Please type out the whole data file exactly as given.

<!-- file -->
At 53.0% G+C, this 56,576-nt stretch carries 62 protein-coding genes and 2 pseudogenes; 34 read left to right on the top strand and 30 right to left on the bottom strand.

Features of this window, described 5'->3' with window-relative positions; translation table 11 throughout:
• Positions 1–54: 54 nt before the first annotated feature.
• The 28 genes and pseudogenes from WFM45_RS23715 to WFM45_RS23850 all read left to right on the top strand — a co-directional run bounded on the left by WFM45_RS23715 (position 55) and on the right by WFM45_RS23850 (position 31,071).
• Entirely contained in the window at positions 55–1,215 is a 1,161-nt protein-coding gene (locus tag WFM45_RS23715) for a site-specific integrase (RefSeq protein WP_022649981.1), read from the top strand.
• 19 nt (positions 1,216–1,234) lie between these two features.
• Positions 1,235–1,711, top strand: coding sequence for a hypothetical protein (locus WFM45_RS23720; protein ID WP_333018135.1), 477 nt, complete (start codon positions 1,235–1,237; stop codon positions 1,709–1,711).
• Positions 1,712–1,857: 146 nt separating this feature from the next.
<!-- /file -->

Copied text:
At 53.0% G+C, this 56,576-nt stretch carries 62 protein-coding genes and 2 pseudogenes; 34 read left to right on the top strand and 30 right to left on the bottom strand.

Features of this window, described 5'->3' with window-relative positions; translation table 11 throughout:
• Positions 1–54: 54 nt before the first annotated feature.
• The 28 genes and pseudogenes from WFM45_RS23715 to WFM45_RS23850 all read left to right on the top strand — a co-directional run bounded on the left by WFM45_RS23715 (position 55) and on the right by WFM45_RS23850 (position 31,071).
• Entirely contained in the window at positions 55–1,215 is a 1,161-nt protein-coding gene (locus tag WFM45_RS23715) for a site-specific integrase (RefSeq protein WP_022649981.1), read from the top strand.
• 19 nt (positions 1,216–1,234) lie between these two features.
• Positions 1,235–1,711, top strand: coding sequence for a hypothetical protein (locus WFM45_RS23720; protein ID WP_333018135.1), 477 nt, complete (start codon positions 1,235–1,237; stop codon positions 1,709–1,711).
• Positions 1,712–1,857: 146 nt separating this feature from the next.